Our Blue Print: Getting on The Same Parenting Page (Part 2)

Every month, I want to share a bit of the "blue print" that I use with individuals, couples and families.

Research shows that one of the best predictors of a child’s overall health and well-being, is the relationship between that child’s parents.  This is true regardless of whether parents are married, separated, divorced or have some other kind of relationship.  I have worked with many children and teens who feel anxious, depressed, angry, traumatized or scared because their parents argue in front of them, tell them to keep secrets, unload emotional burdens onto them or make transitions from one house to the other just plain miserable.


I understand that marriages and romantic relationships can hold a lot of hurt, pain and strife.  Your co-parent may have done, said or caused serious damage, or perhaps you made decisions that you regret.  To me, it makes perfect sense why parents have such a hard time trusting one another, communicating with each other and making decisions together.


However, the stakes are high here; the ability to co-parent well is for the sake of your child.

“The best security blanket a child can have is parents who respect each other.” –Jane Blaustone

As I mentioned last week, there are two main parts to why we struggle to feel united with our co-parent:  the “parent” side, and the “partner” side.  Let’s finish up this series by taking a look at the “partner” side of the equation.


My guess is that when your co-parent makes a parenting decision that seems too harsh, or too lenient, or too [fill-in-the-blank], both “parent” and “partner” sides of you react.  (The “parent” side probably feels some of that fear that we discussed in last week’s post.)  The “partner” side might have one of these internal monologues:


- “Oh there he goes again!  Why does he have to talk to the kids the same way he talks to me?  I know how much that hurts!”


- “She’s letting the kids walk all over her again.  Now I have to be the bad guy and do everything.”


- “He never follows through on what we decided about consequences.  I guess I still can’t trust him for anything.”


- “When will she stop worrying so much about the kids?  Great – one more thing for her to nag me about.”


In each of these examples (and many others I’ve heard in my office), there is genuine concern for kids and how they are being raised/disciplined.  However, there is also a strong hint of some relationship dynamics that are inextricably linked to parenting dynamics.


As I did last week, I encourage you to reflect on the following questions regarding your “partner” side:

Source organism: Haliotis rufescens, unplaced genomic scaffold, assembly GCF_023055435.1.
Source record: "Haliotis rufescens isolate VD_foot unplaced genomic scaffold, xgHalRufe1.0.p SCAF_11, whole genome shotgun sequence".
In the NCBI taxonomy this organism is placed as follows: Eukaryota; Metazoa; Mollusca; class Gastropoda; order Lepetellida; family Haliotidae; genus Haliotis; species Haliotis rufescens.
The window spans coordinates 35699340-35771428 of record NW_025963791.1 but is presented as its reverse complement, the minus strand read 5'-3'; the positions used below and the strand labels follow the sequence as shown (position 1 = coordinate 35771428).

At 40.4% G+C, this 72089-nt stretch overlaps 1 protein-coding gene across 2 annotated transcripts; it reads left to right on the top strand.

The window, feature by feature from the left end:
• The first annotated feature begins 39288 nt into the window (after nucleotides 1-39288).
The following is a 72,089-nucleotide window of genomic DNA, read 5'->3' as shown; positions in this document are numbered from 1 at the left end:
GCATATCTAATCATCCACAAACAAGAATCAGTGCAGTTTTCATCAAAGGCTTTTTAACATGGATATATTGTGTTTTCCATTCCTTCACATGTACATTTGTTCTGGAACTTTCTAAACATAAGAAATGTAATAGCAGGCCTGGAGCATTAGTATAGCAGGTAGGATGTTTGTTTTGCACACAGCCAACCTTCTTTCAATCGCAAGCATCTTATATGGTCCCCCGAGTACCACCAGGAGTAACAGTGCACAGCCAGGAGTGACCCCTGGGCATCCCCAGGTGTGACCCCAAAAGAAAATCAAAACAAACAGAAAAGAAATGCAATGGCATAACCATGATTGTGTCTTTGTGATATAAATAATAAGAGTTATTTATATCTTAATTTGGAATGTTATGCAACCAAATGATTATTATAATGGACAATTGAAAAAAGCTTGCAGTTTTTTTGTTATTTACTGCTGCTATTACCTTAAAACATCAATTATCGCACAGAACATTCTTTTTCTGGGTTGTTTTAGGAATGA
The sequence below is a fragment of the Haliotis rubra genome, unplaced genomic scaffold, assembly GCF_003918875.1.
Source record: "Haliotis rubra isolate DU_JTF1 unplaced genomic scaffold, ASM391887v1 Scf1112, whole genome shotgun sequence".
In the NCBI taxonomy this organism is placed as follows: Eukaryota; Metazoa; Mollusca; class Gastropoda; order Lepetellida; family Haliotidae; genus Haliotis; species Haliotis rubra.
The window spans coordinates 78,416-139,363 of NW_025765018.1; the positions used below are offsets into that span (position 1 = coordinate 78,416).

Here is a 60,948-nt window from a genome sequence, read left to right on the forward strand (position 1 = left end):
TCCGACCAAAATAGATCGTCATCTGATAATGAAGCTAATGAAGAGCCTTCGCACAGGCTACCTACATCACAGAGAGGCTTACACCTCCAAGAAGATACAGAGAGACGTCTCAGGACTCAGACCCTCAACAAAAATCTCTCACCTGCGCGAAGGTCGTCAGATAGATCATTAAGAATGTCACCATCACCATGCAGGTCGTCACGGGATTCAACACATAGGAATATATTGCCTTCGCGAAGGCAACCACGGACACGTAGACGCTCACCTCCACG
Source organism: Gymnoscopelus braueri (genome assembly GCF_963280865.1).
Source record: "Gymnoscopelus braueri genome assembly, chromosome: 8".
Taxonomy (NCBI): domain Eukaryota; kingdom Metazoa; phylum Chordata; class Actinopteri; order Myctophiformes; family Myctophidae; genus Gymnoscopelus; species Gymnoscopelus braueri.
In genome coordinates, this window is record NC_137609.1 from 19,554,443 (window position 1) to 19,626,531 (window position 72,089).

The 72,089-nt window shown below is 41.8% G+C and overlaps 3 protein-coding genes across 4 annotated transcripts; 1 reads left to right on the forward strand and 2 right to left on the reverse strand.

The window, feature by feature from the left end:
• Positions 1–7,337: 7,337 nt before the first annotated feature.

- When I see my co-parent respond to our child in a way I don’t like, what happens in me?  (i.e. What are my first gut-reactions/thoughts/feelings?)


- What am I most fearful of in these situations regarding my co-parent?  What am I most concerned about regarding our relationship?


- What does my behavior look like as I respond to my co-parent?


- How can I let my care and concern be known, rather than my fear?


We’ll dive deeper into this “partner” side in the next blog series.  For now, my hope is that in learning to land on the same parenting page as your co-parent, you are able to:


- Know that the struggle is real for so many parents (about 99.99%)

- Honor your “parent” side instincts to love, protect and care for your child

- Acknowledge that your “partner” side has a voice during parenting struggles

- Consider how you want your “parent” and “partner” sides to come across to those closest to you


In this together,


Come on in- how can I help?

Some different options about where we can start

Couple's Therapy


Learning why we feel disconnected, and creating new ways of being with each other

Individual Therapy


Discovering and developing what it's like to have a relationship with yourself

Family Therapy


Finding out why we don't get along, and figuring out how we can be a family 

Play Therapy


Helping kids use play to feel safe and strong, especially when bad things happen

sit and stay a while

Some thoughts I share on "Rooted + Grounded"



The New Normal | Do I Want to Go Back?


 "Yesterday I was clever, so I wanted to change the world. Today I am wise, so I am changing myself." - Rumi

in the neighborhood

Some helpful resources in the nearby and virtual community

  National Child Traumatic

Stress Network

Talking with Kids + Teens When Scary

Things Happen


These resources offer guidance on talking with children and youth when scary things happen. This fact sheet includes information on checking in with yourself, clarifying your goal, providing information, reflecting, asking helpful questions, going slow, labeling emotions, validating, and reducing media exposure. 


Alair Olson, M.A.

 Licensed Marriage & Family Therapist (LMFT#86504)

858.634.0302 | therapy@alairolson.com